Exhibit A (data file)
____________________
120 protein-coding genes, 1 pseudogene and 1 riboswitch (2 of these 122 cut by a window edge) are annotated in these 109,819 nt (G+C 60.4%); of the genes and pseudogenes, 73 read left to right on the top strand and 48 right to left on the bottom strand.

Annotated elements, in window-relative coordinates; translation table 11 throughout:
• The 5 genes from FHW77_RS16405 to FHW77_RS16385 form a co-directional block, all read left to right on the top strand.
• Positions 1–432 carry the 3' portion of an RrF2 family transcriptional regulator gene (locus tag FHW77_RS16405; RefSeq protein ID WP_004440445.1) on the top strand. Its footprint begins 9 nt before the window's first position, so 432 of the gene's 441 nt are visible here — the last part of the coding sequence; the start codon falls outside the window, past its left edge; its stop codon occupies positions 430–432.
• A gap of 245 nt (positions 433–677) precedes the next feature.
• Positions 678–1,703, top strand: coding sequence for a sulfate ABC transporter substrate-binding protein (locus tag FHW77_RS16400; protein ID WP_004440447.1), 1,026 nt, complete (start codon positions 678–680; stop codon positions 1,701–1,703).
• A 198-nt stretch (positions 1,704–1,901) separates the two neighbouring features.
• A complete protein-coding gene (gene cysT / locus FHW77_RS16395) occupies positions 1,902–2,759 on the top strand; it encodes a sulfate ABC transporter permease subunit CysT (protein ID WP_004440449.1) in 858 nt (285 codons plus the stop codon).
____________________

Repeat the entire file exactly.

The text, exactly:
120 protein-coding genes, 1 pseudogene and 1 riboswitch (2 of these 122 cut by a window edge) are annotated in these 109,819 nt (G+C 60.4%); of the genes and pseudogenes, 73 read left to right on the top strand and 48 right to left on the bottom strand.

Annotated elements, in window-relative coordinates; translation table 11 throughout:
• The 5 genes from FHW77_RS16405 to FHW77_RS16385 form a co-directional block, all read left to right on the top strand.
• Positions 1–432 carry the 3' portion of an RrF2 family transcriptional regulator gene (locus tag FHW77_RS16405; RefSeq protein ID WP_004440445.1) on the top strand. Its footprint begins 9 nt before the window's first position, so 432 of the gene's 441 nt are visible here — the last part of the coding sequence; the start codon falls outside the window, past its left edge; its stop codon occupies positions 430–432.
• A gap of 245 nt (positions 433–677) precedes the next feature.
• Positions 678–1,703, top strand: coding sequence for a sulfate ABC transporter substrate-binding protein (locus tag FHW77_RS16400; protein ID WP_004440447.1), 1,026 nt, complete (start codon positions 678–680; stop codon positions 1,701–1,703).
• A 198-nt stretch (positions 1,704–1,901) separates the two neighbouring features.
• A complete protein-coding gene (gene cysT / locus FHW77_RS16395) occupies positions 1,902–2,759 on the top strand; it encodes a sulfate ABC transporter permease subunit CysT (protein ID WP_004440449.1) in 858 nt (285 codons plus the stop codon).